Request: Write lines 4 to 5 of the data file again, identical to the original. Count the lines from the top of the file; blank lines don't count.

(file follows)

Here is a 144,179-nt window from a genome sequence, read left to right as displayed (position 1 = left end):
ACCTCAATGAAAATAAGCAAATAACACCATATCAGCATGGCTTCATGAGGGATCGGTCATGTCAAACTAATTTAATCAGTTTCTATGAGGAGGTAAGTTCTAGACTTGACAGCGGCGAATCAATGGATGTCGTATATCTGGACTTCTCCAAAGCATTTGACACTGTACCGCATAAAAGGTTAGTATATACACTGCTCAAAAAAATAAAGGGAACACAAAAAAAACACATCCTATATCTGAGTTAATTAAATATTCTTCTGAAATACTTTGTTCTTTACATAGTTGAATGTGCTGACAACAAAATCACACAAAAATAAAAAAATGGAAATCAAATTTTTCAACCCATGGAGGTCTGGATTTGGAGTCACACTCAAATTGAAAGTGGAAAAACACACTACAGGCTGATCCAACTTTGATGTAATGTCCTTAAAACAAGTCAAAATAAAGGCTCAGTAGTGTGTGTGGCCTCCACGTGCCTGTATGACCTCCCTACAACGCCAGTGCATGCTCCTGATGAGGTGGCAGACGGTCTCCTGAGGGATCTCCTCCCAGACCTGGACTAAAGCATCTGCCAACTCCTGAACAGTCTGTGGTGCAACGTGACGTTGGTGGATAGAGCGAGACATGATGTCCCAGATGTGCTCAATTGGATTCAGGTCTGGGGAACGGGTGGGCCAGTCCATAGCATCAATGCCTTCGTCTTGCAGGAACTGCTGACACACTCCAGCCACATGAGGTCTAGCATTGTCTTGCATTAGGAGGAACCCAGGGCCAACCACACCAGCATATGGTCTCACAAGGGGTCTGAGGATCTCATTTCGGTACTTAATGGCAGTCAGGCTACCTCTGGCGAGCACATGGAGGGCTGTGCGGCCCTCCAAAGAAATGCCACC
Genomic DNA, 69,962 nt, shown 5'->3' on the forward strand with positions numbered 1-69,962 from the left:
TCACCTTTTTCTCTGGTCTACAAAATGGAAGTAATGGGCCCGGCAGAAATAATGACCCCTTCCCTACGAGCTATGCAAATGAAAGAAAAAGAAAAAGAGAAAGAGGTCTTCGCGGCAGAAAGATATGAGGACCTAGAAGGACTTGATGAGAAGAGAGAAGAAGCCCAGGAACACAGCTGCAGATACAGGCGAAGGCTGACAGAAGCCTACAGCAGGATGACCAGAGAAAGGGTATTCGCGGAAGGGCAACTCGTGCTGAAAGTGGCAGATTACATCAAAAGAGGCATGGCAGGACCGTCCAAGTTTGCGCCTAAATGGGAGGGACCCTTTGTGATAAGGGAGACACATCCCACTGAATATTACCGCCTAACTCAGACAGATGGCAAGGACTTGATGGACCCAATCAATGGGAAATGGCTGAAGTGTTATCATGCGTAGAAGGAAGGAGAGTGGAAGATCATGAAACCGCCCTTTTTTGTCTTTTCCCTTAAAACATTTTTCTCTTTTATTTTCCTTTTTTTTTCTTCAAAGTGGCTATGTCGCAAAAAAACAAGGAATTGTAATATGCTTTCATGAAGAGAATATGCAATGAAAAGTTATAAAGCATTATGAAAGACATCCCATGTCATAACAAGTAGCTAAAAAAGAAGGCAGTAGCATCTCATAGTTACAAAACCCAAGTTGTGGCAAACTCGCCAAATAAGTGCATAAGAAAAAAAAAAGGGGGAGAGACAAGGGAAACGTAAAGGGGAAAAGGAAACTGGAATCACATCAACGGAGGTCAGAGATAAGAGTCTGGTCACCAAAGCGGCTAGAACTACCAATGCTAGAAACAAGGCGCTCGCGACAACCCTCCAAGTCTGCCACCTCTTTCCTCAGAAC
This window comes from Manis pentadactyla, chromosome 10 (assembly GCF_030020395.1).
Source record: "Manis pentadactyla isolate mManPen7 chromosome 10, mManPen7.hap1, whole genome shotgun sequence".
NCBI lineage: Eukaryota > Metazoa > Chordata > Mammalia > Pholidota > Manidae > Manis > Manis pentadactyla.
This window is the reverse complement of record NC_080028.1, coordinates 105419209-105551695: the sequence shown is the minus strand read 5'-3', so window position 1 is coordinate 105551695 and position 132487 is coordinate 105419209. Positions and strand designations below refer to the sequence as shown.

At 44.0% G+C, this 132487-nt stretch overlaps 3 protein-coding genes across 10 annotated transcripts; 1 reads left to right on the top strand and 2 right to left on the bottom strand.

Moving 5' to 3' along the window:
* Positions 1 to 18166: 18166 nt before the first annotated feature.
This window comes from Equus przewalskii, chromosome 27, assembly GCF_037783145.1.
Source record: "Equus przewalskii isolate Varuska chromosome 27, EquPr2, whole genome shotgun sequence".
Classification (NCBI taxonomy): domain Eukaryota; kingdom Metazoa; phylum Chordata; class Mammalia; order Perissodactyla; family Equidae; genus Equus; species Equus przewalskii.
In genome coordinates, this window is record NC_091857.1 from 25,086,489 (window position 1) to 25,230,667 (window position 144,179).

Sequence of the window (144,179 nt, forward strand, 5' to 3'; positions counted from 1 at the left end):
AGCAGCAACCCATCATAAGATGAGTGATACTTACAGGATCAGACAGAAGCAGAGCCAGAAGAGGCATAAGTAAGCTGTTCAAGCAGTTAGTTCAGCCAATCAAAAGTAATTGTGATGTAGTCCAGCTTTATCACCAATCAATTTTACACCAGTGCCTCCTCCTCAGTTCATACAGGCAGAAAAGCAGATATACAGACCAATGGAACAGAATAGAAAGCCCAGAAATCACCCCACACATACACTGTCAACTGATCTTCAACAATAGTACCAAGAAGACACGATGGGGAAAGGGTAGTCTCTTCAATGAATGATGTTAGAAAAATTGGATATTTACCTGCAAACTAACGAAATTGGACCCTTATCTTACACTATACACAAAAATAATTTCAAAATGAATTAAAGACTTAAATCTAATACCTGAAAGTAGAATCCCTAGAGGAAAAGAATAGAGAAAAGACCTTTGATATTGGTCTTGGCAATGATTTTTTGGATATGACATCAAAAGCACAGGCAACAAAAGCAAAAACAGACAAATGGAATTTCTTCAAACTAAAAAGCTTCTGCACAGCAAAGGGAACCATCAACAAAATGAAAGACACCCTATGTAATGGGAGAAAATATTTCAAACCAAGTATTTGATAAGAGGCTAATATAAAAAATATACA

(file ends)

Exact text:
TCACCTTTTTCTCTGGTCTACAAAATGGAAGTAATGGGCCCGGCAGAAATAATGACCCCTTCCCTACGAGCTATGCAAATGAAAGAAAAAGAAAAAGAGAAAGAGGTCTTCGCGGCAGAAAGATATGAGGACCTAGAAGGACTTGATGAGAAGAGAGAAGAAGCCCAGGAACACAGCTGCAGATACAGGCGAAGGCTGACAGAAGCCTACAGCAGGATGACCAGAGAAAGGGTATTCGCGGAAGGGCAACTCGTGCTGAAAGTGGCAGATTACATCAAAAGAGGCATGGCAGGACCGTCCAAGTTTGCGCCTAAATGGGAGGGACCCTTTGTGATAAGGGAGACACATCCCACTGAATATTACCGCCTAACTCAGACAGATGGCAAGGACTTGATGGACCCAATCAATGGGAAATGGCTGAAGTGTTATCATGCGTAGAAGGAAGGAGAGTGGAAGATCATGAAACCGCCCTTTTTTGTCTTTTCCCTTAAAACATTTTTCTCTTTTATTTTCCTTTTTTTTTCTTCAAAGTGGCTATGTCGCAAAAAAACAAGGAATTGTAATATGCTTTCATGAAGAGAATATGCAATGAAAAGTTATAAAGCATTATGAAAGACATCCCATGTCATAACAAGTAGCTAAAAAAGAAGGCAGTAGCATCTCATAGTTACAAAACCCAAGTTGTGGCAAACTCGCCAAATAAGTGCATAAGAAAAAAAAAAGGGGGAGAGACAAGGGAAACGTAAAGGGGAAAAGGAAACTGGAATCACATCAACGGAGGTCAGAGATAAGAGTCTGGTCACCAAAGCGGCTAGAACTACCAATGCTAGAAACAAGGCGCTCGCGACAACCCTCCAAGTCTGCCACCTCTTTCCTCAGAAC
This window comes from Manis pentadactyla, chromosome 10 (assembly GCF_030020395.1).